Skip to content

Behind the Scenes in Conservation: Christmas Past, Christmas Present

by Conservation


behind the scenes , Elizabeth Boott Duveneck , conservation

Soon to move from the paper lab to the gallery is a box decorated with ink and gouache by Elizabeth Boott Duveneck.  On the top she painted Frank Duveneck’s monogram and “Christmas-1880”.  The box was a gift to her husband, and it looks like it was well used and was cherished enough to have survived for 140 years.  The artist’s daughter in law donated it to the Cincinnati Museum Center, and we are lucky to be able to show it with other works of art by the Duvenecks.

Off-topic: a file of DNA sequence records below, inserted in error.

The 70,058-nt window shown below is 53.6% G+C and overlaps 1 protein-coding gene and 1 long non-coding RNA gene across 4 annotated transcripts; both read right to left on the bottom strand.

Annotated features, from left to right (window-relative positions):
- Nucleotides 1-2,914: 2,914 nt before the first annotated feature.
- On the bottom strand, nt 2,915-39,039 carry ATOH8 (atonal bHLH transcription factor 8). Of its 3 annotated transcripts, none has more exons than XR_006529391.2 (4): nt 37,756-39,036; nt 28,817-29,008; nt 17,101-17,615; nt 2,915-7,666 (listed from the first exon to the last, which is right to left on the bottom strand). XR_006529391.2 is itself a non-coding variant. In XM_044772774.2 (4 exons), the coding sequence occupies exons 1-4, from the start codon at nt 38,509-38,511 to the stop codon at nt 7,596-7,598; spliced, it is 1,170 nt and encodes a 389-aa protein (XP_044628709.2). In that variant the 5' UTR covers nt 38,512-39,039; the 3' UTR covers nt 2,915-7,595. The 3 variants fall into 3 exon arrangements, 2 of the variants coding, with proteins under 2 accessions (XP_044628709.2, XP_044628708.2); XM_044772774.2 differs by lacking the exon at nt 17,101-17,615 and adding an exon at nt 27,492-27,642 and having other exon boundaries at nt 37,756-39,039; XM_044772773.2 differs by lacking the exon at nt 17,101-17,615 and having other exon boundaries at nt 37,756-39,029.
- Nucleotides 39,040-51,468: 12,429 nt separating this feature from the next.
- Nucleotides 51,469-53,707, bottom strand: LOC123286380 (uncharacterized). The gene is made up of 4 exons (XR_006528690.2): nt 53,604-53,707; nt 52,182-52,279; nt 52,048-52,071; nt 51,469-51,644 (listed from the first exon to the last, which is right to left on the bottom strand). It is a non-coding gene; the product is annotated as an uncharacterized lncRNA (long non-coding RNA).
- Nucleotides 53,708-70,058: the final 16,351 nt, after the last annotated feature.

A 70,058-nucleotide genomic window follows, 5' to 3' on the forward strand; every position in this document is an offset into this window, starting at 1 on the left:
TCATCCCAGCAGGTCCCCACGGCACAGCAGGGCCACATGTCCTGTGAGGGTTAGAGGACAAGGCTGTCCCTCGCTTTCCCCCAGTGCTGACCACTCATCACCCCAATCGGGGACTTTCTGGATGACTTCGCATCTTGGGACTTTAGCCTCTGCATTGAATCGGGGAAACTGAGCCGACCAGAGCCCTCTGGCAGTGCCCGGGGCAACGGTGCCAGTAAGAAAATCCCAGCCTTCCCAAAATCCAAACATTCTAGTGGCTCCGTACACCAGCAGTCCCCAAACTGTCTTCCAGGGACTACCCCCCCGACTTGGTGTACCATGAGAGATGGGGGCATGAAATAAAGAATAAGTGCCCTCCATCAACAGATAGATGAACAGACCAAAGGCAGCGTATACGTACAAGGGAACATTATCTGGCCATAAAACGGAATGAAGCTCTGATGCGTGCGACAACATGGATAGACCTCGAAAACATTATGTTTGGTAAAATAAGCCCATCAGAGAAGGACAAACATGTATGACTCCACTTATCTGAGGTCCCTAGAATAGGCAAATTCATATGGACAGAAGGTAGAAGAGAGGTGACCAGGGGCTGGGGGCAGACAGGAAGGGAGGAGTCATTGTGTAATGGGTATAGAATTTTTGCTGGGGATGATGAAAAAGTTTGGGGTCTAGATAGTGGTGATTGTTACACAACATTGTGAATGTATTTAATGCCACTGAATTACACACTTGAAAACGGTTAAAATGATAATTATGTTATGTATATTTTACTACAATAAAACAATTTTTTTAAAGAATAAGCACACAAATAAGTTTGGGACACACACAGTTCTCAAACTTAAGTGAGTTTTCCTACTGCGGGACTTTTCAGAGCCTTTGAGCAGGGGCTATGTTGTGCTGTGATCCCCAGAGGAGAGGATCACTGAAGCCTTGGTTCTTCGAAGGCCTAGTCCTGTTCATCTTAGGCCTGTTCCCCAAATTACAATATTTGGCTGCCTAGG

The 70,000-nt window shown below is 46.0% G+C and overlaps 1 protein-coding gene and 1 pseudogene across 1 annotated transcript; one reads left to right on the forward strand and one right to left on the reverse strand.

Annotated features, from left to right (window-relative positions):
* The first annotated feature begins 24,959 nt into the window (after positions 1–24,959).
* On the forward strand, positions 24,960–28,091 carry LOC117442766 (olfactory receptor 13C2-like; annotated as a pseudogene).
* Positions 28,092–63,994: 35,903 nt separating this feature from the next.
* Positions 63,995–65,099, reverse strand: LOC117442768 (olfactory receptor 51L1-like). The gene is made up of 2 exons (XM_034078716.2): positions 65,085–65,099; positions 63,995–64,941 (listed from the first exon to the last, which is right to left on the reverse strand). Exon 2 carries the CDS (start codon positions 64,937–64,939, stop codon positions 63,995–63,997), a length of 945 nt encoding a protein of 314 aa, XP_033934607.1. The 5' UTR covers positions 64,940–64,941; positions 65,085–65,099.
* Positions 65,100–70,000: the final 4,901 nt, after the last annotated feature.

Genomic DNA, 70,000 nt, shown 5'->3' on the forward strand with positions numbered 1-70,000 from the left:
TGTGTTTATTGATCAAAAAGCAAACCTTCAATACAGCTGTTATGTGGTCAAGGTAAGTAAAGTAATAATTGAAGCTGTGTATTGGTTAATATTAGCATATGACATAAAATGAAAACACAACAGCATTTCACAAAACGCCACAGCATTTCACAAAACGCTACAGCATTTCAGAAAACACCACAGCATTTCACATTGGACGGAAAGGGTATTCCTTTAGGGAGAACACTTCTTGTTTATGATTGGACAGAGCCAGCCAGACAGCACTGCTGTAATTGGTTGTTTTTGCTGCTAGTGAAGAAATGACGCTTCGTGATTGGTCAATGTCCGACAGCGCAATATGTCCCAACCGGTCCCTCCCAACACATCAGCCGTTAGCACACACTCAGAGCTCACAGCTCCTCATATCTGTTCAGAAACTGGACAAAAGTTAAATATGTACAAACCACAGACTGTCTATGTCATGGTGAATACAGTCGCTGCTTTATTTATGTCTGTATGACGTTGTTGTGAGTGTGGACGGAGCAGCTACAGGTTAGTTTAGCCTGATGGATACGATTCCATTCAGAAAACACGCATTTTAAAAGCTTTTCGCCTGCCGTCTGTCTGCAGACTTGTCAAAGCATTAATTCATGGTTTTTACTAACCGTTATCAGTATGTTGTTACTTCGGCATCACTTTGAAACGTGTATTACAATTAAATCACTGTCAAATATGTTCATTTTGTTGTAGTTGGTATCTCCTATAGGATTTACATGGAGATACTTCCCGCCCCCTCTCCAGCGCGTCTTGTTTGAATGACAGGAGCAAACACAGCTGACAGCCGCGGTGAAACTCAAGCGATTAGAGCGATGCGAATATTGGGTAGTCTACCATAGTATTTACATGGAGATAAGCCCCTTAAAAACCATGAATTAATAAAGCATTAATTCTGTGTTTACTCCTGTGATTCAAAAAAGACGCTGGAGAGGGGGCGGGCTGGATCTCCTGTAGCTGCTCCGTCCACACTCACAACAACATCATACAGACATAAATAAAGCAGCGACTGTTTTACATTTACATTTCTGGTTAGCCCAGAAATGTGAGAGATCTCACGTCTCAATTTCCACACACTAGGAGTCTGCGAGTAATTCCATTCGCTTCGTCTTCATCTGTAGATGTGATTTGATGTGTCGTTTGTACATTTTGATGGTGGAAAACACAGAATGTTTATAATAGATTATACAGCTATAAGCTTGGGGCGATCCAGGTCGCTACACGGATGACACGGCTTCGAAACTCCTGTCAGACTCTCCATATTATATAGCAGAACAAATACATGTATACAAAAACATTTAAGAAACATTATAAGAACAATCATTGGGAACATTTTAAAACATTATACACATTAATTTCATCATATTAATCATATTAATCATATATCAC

The cardboard box is covered with brown paper, some of which has been lost.  Where the paper folds around the edges, there are small tears.  In one area the box was deformed, the cardboard being pushed in at the bottom of one side.  The cardboard was gently humidified around the deformation to relax the layers of paper that make up the board.  The board was dried under pressure to help flatten it.  Humidification and pressing were repeated several times to coax the paper layers into alignment. The box bottom was too badly deformed to be able to flatten it without creating other problems.  Loose bits of brown paper and delaminating layers of cardboard were reattached to prevent loss.  Some of the larger losses of brown paper were replaced by new paper fills to cover the lighter underlying board.  The box retains its look of age and use, but losses no longer detract from the lovingly painted decoration.  See the box in the new exhibition Frank Duveneck: American Master when the museum opens later this month.